Examination of mechanisms for odor compound generation during lime stabilization

Hyunook Kim, Sudhir Murthy, Christopher Peot, Mark Ramirez, Mary Strawn, Chul Hwi Park, Laura L. McConnell

Research output: Contribution to journalArticlepeer-review

25 Scopus citations


Lime-stabilized biosolids produced from a wastewater treatment plant often emit odors, especially those described as "fishy" and "decaying". These odors can generate public opposition to biosolids land-application programs even though they represent an environmentally friendly recycling of organic material that is beneficial to the agricultural industry. Therefore, it is critical to examine the controlling factors involved in odor production during the lime stabilization process. Results from preliminary experiments examining added polymer and protein material to dewatered limed biosolids show increased trimethylamine (TMA) production with further increases in 1-hour and 4-hour storage times prior to liming. Further experiments with water-silica slurry reaction media reveal that enzymatically facilitated degradation of polymer and protein is the overriding factor in TMA and dimethyldisulfide (DMDS) production. It is hypothesized that macromolecules such as polymer and proteins in biosolids are first broken down enzymatically, upon which the addition of lime causes TMA and DMDS to be released.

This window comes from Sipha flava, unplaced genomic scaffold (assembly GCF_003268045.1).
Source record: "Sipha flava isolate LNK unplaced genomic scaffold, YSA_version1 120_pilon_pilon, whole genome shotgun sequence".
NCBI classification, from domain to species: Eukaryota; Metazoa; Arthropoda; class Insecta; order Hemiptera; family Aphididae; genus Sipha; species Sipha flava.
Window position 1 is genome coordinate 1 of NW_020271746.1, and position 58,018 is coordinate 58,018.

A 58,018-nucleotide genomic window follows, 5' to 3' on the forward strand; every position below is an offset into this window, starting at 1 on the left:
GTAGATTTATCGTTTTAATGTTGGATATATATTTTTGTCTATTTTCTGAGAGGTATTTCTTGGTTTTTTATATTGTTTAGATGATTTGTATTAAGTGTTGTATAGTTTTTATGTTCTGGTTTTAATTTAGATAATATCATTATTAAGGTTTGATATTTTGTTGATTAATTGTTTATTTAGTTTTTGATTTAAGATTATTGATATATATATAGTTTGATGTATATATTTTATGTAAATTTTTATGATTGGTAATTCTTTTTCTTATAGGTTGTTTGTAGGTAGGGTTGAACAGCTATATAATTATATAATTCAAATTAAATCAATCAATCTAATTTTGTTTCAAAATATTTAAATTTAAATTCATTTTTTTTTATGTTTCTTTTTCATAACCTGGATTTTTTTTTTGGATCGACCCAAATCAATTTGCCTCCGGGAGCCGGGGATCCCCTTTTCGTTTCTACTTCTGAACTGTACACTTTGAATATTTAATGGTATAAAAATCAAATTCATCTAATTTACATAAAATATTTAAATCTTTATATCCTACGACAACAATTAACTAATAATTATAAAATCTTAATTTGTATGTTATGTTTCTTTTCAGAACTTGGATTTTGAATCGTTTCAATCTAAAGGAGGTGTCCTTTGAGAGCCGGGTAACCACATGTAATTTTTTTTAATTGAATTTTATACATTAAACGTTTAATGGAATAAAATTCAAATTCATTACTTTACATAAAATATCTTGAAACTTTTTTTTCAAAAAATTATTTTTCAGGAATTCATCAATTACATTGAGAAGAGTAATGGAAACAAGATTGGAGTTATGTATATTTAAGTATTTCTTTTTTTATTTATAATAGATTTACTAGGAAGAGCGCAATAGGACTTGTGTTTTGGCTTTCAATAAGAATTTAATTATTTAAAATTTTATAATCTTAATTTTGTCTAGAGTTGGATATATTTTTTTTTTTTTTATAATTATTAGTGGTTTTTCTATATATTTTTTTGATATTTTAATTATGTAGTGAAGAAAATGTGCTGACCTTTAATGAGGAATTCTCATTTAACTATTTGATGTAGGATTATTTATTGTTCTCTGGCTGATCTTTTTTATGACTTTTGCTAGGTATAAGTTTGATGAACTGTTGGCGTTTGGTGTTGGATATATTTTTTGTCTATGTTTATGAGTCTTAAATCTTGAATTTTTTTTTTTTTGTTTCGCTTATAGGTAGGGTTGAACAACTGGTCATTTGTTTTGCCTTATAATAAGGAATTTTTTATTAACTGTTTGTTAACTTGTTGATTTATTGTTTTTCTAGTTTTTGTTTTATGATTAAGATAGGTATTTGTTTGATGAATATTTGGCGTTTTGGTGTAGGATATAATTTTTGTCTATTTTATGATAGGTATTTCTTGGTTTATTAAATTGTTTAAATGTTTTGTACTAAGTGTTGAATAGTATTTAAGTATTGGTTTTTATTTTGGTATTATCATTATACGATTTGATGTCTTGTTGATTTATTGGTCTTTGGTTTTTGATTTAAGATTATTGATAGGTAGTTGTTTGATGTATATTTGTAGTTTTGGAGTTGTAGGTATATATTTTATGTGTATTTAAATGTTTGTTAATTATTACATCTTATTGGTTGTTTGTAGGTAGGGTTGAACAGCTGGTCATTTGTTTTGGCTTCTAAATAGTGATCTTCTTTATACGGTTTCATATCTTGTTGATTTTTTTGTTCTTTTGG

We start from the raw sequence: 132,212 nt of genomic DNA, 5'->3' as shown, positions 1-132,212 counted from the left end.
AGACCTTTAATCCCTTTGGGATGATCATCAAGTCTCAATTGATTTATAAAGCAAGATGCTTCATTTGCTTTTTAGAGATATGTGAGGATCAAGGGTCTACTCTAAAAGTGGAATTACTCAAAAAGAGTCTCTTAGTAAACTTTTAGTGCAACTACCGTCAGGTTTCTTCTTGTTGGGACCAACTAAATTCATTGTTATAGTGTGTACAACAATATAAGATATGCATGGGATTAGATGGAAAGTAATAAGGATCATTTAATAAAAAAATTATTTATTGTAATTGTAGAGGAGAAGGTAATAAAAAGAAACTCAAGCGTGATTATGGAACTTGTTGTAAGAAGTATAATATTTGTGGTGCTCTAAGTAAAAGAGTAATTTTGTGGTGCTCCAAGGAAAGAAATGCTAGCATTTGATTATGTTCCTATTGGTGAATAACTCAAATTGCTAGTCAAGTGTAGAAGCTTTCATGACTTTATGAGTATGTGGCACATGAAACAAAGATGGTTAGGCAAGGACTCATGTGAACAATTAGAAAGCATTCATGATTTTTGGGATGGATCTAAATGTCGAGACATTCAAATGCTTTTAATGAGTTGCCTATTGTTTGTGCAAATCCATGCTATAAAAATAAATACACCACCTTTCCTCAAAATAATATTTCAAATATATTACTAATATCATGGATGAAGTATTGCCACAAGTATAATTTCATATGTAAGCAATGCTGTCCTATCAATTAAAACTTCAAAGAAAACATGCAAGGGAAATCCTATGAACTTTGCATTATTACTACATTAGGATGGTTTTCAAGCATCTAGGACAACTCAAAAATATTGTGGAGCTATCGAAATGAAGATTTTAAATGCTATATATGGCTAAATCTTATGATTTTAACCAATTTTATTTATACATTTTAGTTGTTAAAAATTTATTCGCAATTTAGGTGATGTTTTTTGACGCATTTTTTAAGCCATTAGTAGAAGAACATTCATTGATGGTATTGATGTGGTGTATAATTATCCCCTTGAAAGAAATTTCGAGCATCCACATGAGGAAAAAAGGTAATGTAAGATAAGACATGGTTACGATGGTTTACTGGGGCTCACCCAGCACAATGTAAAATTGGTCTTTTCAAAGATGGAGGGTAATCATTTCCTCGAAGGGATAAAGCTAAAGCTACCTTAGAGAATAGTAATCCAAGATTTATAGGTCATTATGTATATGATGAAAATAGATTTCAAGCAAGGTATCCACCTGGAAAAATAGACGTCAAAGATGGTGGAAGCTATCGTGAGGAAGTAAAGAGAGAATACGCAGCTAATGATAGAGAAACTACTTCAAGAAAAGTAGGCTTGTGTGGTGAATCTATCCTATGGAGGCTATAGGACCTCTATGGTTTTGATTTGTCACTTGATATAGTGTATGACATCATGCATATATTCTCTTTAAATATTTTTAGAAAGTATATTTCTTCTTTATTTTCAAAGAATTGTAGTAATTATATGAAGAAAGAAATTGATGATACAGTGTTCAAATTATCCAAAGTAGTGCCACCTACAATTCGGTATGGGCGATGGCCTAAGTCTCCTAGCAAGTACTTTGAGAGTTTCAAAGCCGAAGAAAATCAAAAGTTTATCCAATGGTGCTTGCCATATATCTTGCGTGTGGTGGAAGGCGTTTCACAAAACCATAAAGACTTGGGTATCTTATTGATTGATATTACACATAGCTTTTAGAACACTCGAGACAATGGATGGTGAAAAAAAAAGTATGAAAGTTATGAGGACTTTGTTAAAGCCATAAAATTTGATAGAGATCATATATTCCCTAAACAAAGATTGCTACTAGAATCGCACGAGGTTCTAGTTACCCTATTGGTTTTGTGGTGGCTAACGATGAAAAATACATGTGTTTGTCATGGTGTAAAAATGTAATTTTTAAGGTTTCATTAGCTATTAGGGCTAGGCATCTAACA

Original languageEnglish
Pages (from-to)121-125
Number of pages5
JournalWater Environment Research
Issue number2
StatePublished - 2003


  • Biosolids
  • Gas-phase analysis
  • Lime stabilization
  • Odor
  • Polymer
  • Protein
  • Reduced sulfur
  • Solid-phase microextraction
  • Trimethylamine


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